Gymnopilus dilepis  (Berk. & Broome) Singer - Magenta Rustgill

Phylum: Basidiomycota - Class: Agaricomycetes - Order: Agaricales - Family: Strophariaceae

Gymnopilus dilepis, Magenta Rustgill

Growing on stumps or on dead conifer wood, most particularly of pine trees, buried in the litter of the forest floor, this beautiful mushroom is not easily confused with most other members of its genus because nearly all of them have orange caps.


The Magenta Rustgill is a rare find in Britain, where formal records are concentrated in southern England, mainly in the south east, but it is also known to occur in East Anglia.

Gymnopilus dilepis, Magenta Rustgill, North America

The Magenta Rustgill is much more common in southern Europe, and it is also recorded in many parts of North America as well as India and Australia. This mushroom is native to Southeast Asia, from where it has spread to many other parts of the world.

Taxonomic history

This mushroom was described in 1871 by British mycologists Miles Joseph Berkeley and Christopher Edmund Broome (1812 - 1866), when the Magenta Rustgill was given the scientific name Agaricus dilepis. It was German-American mycologist Rolf Singer who, in a 1951 publication, transferred this species to its present genus and thereby established its currently-accepted scientific name Gymnopilus dilepis.

Synonyms of Gymnopilus dilepis include Agaricus dilepis Berk. & Broome, Flammula dilepis (Berk. & Broome) Sacc., and Naucoria dilepis (Berk. & Broome) Cout.

Gymnopilus dilepis, southern Portugal


Gymnopilus was proposed as a new genus name in 1879 by the Finnish mycologist Petter Adolf Karsten (1834 - 1917). The origin of this generic name is the prefix Gymn- meaning naked, and the suffix -pilus which means cap - hence naked or bald caps would normally be an expected feature of the mushrooms in this genus.

The specific epithet dilepis means 'with two scales' or perhaps 'with scales in pairs'. The origin is unclear to me except, of course, that this is indeed a scaly-capped mushroom.


The Magenta Rustgill is inedible and may even be poisonous; certainly some Gymnopilus fungi have been found to contain seriously poisonous chemicals.

Identification guide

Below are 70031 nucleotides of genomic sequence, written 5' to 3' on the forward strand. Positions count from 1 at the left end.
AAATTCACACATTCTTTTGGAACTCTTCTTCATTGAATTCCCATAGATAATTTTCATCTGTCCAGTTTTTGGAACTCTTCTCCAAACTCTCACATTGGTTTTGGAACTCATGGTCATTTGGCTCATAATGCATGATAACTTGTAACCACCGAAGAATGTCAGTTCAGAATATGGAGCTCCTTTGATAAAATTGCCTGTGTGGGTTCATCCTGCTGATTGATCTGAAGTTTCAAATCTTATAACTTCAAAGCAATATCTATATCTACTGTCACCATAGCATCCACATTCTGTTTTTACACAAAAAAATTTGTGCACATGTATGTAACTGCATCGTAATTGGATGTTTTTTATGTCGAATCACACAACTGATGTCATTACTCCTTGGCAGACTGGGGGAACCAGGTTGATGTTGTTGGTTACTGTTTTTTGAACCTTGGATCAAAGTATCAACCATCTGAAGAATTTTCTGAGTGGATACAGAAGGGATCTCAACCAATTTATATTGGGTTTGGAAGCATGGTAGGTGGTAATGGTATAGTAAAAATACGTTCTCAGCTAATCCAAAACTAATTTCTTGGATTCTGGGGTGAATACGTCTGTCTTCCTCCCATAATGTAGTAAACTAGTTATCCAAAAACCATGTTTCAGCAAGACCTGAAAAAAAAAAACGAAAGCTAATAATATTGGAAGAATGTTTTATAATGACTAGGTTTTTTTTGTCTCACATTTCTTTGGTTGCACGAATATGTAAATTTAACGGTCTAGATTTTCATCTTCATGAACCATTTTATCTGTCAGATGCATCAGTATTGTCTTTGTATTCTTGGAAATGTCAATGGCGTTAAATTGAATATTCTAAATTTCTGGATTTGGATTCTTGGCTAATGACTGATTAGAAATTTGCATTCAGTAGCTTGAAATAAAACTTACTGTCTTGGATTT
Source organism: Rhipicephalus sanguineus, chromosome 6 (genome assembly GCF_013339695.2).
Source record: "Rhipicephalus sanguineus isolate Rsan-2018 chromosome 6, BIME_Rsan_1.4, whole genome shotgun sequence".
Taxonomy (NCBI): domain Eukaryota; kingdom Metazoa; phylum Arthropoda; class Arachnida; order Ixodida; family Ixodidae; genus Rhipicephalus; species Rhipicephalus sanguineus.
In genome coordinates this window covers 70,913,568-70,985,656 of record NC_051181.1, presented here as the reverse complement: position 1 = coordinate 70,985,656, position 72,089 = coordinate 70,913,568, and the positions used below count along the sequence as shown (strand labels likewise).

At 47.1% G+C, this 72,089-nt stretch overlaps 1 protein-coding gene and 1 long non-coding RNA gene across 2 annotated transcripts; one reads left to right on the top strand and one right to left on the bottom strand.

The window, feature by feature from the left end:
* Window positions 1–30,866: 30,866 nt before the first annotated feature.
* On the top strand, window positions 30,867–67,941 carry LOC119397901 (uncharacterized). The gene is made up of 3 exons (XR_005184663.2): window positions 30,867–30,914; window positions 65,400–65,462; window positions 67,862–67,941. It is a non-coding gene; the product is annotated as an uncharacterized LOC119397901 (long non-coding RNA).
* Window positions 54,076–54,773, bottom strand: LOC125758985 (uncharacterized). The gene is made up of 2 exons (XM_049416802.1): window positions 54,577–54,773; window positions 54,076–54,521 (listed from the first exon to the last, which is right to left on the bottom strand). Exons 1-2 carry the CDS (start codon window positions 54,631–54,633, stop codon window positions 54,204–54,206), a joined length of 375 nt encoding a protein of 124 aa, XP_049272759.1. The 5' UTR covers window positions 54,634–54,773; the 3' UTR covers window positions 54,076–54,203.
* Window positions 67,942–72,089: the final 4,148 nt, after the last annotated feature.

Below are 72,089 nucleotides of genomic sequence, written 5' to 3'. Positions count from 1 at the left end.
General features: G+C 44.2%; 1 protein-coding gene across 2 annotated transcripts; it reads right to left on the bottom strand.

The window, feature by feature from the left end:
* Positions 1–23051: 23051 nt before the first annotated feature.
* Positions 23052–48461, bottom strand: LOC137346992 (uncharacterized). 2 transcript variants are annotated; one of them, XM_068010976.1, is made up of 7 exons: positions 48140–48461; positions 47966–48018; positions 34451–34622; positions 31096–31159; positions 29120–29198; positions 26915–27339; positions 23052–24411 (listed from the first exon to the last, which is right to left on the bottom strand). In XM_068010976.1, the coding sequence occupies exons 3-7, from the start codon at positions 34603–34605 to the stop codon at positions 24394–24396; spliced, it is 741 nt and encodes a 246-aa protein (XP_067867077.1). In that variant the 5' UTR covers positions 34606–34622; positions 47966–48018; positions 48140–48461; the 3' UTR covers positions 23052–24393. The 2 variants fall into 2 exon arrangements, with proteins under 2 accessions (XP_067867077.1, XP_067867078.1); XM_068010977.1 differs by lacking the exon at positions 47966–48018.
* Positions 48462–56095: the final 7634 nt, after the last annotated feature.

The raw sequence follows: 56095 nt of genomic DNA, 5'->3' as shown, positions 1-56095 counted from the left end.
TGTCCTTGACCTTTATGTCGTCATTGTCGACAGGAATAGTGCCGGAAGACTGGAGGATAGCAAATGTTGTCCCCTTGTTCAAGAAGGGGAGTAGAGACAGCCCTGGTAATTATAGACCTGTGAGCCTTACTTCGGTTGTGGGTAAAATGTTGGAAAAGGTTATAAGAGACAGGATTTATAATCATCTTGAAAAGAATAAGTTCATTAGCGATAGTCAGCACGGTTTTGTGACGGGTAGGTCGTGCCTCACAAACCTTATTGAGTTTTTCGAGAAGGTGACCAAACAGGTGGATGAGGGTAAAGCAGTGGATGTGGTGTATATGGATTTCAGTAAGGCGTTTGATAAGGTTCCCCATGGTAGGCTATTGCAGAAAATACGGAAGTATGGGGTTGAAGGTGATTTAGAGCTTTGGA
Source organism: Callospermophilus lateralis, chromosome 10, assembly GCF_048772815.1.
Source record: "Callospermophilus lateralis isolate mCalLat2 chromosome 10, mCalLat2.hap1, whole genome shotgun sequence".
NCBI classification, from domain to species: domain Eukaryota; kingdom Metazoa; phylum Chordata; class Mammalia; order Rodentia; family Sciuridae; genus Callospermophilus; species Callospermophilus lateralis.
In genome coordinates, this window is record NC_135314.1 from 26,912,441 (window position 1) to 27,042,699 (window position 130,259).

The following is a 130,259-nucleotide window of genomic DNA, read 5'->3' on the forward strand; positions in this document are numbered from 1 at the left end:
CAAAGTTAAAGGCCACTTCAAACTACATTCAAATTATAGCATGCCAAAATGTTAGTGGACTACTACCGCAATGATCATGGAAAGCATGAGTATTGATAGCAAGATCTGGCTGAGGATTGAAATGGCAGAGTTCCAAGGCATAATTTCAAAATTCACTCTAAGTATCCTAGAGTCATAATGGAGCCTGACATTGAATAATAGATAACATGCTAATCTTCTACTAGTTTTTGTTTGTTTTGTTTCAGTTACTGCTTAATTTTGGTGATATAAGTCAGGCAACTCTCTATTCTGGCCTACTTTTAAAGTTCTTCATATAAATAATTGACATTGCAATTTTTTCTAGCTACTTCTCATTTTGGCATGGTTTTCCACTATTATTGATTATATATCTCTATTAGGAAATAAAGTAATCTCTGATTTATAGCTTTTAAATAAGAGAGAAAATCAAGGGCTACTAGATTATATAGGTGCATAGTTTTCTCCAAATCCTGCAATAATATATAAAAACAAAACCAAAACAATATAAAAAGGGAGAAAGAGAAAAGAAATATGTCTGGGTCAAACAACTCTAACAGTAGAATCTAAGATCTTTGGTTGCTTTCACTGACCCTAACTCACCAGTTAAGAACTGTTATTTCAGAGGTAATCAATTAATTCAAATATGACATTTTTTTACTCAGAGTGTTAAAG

Young cap of Gymnopilus dilepis, Magenta Rustgill


4 to 8cm across; becoming almost flat but usually retaining a broad central umbo; felted when young, usually (but not always) breaking up into scales and sometimes cracking; purple becoming more orange-brown when old.

Gills of Gymnopilus dilepis


Adnate; crowded; yellow, turning yellowish-brown when the spores mature.


4 to 8cm long and 1 to 2cm in dia., more or less cylindrical; smooth, with fine longitudinal fibres; yellowish flushed with cap colour; a fragile, sometimes ephemeral stem ring that becomes stained with spores at maturity.



Ellipsoidal, warty, 6.5-8 x 4.5-5µm.

Spore print

Yellowish brown.


Not distinctive.

Habitat & Ecological role

Saprobic, on stumps, buried fallen branches and chipped wood of coniferous trees, especially pines.


Autumn in Britain; October through to the New Year in Mediterranean countries.

Similar species

Tricholomopsis rutilans is very similar in appearance but has no stem ring; its spores are white.

Reference Sources

Pat O'Reilly (2016). Fascinated by Fungi

Lincoff, G. and D. J. Mitchel. (1977). Toxic and Hallucinogenic Mushroom Poisoning. Van Nostrand Reinhold, New York.

Bresinsky A, Besl H. (1990). A Colour Atlas of Poisonous Fungi. Wolfe Publishing. ISBN 0-7234-1576-5.

Dictionary of the Fungi; Paul M. Kirk, Paul F. Cannon, David W. Minter and J. A. Stalpers; CABI, 2008

Taxonomic history and synonym information on these pages is drawn from many sources but in particular from the British Mycological Society's GB Checklist of Fungi and (for basidiomycetes) on Kew's Checklist of the British & Irish Basidiomycota.


This page includes pictures kindly contributed by Doug Holland.

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